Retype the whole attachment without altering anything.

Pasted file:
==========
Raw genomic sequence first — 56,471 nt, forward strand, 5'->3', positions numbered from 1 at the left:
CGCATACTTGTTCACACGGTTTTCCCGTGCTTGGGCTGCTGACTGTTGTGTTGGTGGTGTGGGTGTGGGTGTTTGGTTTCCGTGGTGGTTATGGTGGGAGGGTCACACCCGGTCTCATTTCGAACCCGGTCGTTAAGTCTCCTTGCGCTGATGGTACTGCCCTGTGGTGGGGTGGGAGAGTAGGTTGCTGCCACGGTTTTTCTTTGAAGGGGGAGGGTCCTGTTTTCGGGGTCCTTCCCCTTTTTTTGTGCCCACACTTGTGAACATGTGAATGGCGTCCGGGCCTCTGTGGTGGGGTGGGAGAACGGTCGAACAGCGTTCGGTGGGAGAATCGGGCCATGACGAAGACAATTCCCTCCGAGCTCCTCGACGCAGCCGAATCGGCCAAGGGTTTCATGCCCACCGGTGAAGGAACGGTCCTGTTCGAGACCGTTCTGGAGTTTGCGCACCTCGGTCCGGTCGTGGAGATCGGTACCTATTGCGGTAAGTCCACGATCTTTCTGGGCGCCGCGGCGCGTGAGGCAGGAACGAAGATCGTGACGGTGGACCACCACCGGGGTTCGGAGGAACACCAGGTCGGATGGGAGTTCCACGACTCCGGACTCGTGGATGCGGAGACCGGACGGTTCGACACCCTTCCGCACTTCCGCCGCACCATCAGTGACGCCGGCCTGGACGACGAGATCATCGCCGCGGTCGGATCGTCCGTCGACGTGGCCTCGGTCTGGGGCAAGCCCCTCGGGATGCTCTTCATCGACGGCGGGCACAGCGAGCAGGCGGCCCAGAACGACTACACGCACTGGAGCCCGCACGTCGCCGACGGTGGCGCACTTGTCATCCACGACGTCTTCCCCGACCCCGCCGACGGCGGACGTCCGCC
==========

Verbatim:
Raw genomic sequence first — 56,471 nt, forward strand, 5'->3', positions numbered from 1 at the left:
CGCATACTTGTTCACACGGTTTTCCCGTGCTTGGGCTGCTGACTGTTGTGTTGGTGGTGTGGGTGTGGGTGTTTGGTTTCCGTGGTGGTTATGGTGGGAGGGTCACACCCGGTCTCATTTCGAACCCGGTCGTTAAGTCTCCTTGCGCTGATGGTACTGCCCTGTGGTGGGGTGGGAGAGTAGGTTGCTGCCACGGTTTTTCTTTGAAGGGGGAGGGTCCTGTTTTCGGGGTCCTTCCCCTTTTTTTGTGCCCACACTTGTGAACATGTGAATGGCGTCCGGGCCTCTGTGGTGGGGTGGGAGAACGGTCGAACAGCGTTCGGTGGGAGAATCGGGCCATGACGAAGACAATTCCCTCCGAGCTCCTCGACGCAGCCGAATCGGCCAAGGGTTTCATGCCCACCGGTGAAGGAACGGTCCTGTTCGAGACCGTTCTGGAGTTTGCGCACCTCGGTCCGGTCGTGGAGATCGGTACCTATTGCGGTAAGTCCACGATCTTTCTGGGCGCCGCGGCGCGTGAGGCAGGAACGAAGATCGTGACGGTGGACCACCACCGGGGTTCGGAGGAACACCAGGTCGGATGGGAGTTCCACGACTCCGGACTCGTGGATGCGGAGACCGGACGGTTCGACACCCTTCCGCACTTCCGCCGCACCATCAGTGACGCCGGCCTGGACGACGAGATCATCGCCGCGGTCGGATCGTCCGTCGACGTGGCCTCGGTCTGGGGCAAGCCCCTCGGGATGCTCTTCATCGACGGCGGGCACAGCGAGCAGGCGGCCCAGAACGACTACACGCACTGGAGCCCGCACGTCGCCGACGGTGGCGCACTTGTCATCCACGACGTCTTCCCCGACCCCGCCGACGGCGGACGTCCGCC